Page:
Up until this point in his life, Melito feels there was no indication of his divine nature until his baptism.  The NT notes that at that moment, the Holy Spirit descended on him in bodily form like a dove (Marqas 1:10, Luqas 3:22) whereas Matthew says as a dove.  The citation in Luqas notes that the Holy Spirit descended upon him in bodily form.  The Greek word here, somatikos, indicates corporeality.  This seems at odds with the Spirit which one would consider as non-corporeal.  The writings of Philo, however, indicate that the Divine High Priest could take on corporeality one he passed through through veil into the material world.  We know this is possible due to the encounter between Manoah and the Angel of Hashem, and Abrahams encounter with HaShem where food was actually consumed.

The Shma

The ShmaFundamentally the Christian doctrine on the nature of God violates strict monothesism and is in sharp disagreement with the ShmaHear O Israel, HaShem is our God, HaShem is one! (Dueteronomy 6:4). Rambam says that the great goal of Jewish history is Israel’s affirmation of the Unity of God.  The doctrine of the Incorporeality of God finds it’s root in the commandment which establishes His divine unity, namely the Sh’ma.  Chavel remarks that,“…nothing corporeal can be a unity, either because everything corporeal is divisible or because it is a compound, that is to say, it can logically be analyzed into elements…” [Charles B. Chavel, The Commandments, Volume I, Commandment #2]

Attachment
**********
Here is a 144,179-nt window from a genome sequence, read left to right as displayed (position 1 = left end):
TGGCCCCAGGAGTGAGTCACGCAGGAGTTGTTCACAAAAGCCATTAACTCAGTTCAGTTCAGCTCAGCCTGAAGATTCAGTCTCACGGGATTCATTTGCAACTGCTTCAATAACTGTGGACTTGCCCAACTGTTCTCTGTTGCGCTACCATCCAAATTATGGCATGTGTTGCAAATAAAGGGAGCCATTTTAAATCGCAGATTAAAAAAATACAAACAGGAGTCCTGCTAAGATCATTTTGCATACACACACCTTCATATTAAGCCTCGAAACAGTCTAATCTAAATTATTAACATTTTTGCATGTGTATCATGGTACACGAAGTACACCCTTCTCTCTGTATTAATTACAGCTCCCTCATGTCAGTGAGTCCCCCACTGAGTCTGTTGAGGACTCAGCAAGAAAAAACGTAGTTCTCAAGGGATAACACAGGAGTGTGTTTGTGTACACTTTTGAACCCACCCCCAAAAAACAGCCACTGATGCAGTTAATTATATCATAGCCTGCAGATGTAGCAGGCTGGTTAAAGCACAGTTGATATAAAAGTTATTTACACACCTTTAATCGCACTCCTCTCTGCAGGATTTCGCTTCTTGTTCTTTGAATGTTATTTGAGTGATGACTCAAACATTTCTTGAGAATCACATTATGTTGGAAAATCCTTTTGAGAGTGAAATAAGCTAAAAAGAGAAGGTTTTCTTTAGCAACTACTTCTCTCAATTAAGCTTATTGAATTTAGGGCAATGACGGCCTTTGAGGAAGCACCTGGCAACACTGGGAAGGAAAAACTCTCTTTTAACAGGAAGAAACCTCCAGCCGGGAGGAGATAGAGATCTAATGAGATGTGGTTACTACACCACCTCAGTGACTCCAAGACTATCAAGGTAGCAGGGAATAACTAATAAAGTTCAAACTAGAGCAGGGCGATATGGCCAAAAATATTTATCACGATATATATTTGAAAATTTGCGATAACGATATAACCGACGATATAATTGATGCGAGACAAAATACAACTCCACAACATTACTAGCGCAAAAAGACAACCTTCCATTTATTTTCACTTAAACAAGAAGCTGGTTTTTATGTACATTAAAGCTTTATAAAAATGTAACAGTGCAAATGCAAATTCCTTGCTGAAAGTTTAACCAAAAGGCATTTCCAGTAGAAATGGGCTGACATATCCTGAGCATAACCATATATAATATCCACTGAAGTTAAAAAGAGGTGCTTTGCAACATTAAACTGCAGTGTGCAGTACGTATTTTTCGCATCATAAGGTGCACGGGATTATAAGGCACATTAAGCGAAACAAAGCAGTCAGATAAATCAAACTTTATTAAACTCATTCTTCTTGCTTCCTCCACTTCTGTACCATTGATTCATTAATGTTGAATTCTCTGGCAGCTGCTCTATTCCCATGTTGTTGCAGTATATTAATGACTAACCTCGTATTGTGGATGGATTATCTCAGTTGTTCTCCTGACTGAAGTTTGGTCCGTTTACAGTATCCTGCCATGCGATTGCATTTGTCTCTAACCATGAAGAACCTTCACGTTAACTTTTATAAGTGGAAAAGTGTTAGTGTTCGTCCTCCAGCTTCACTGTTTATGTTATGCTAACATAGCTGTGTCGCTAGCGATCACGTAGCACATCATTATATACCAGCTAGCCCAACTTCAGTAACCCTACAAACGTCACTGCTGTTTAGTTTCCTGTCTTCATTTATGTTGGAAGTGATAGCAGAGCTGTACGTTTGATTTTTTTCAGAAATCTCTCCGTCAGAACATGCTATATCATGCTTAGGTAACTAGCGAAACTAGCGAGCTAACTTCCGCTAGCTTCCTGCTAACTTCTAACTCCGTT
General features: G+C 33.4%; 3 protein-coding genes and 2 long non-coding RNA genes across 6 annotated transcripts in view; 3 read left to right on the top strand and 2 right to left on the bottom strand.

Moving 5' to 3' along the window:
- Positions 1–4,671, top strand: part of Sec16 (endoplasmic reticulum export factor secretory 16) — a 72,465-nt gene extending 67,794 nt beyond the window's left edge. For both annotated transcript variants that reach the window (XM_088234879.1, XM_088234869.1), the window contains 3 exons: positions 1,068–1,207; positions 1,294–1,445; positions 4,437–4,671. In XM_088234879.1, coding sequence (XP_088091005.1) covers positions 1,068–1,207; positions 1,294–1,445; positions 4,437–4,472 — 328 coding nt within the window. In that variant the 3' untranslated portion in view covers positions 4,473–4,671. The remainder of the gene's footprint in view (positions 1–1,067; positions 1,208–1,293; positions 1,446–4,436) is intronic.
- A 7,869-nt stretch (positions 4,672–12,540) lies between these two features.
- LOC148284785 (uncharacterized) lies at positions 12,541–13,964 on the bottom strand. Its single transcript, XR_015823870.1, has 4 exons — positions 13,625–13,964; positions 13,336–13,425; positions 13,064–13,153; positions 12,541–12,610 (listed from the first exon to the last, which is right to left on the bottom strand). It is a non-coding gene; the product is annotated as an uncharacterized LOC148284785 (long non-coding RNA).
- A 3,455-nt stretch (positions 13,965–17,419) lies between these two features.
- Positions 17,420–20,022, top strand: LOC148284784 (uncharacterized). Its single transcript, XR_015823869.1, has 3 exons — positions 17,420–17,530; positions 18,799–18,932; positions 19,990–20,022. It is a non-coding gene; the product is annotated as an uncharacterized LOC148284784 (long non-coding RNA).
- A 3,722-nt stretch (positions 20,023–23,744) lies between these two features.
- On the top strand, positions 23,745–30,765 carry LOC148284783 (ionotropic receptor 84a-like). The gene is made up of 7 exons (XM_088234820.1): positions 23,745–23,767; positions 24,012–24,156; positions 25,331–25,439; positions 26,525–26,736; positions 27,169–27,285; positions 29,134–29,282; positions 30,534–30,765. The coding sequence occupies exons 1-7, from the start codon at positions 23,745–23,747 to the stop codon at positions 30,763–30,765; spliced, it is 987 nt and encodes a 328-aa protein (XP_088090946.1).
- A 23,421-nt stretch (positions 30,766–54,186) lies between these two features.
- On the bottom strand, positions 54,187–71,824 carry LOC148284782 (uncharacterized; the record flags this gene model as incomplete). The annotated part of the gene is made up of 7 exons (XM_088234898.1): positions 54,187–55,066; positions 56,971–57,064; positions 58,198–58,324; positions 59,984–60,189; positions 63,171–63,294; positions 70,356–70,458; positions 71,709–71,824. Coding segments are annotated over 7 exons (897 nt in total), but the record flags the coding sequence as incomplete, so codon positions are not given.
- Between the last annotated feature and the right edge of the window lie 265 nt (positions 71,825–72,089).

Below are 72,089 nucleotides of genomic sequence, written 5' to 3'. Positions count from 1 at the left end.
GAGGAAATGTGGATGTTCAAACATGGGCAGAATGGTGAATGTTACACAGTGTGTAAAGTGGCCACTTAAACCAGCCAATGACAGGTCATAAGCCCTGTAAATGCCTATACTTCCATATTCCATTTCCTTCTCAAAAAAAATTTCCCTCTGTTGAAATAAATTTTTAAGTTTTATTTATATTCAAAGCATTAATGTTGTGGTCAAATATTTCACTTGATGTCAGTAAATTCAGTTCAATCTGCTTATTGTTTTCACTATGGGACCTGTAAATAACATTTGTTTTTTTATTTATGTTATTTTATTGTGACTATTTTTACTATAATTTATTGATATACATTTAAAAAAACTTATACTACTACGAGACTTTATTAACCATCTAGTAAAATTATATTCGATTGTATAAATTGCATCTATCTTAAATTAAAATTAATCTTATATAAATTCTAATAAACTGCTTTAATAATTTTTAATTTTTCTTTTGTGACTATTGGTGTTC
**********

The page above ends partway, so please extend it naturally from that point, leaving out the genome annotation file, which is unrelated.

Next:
Though Christians make a great effort to try to convince Jews that the word ‘echad’ (one) really means united or unity, the Scripture consistently uses echad as meaning one, as in the number one.  Every Jewish child knows that the Hebrew word echad is the number 1 as in 1, 2, 3…In checking the various lexicons I have, the following meanings are noted:

Etymological Dictionary of Biblical Hebrew lists three meanings for echad:  1.  To be one, be alone  2. unit; one out of many 3.  several identical items (see Genesis 29:20 in the Hebrew)

The Analytical Hebrew and Chaldee Lexicon:  1. one   2. first.  3.  someone or anyone.   4.  one time, once.

The Brown, Driver and Briggs Hebrew and English Lexicon:  one, number one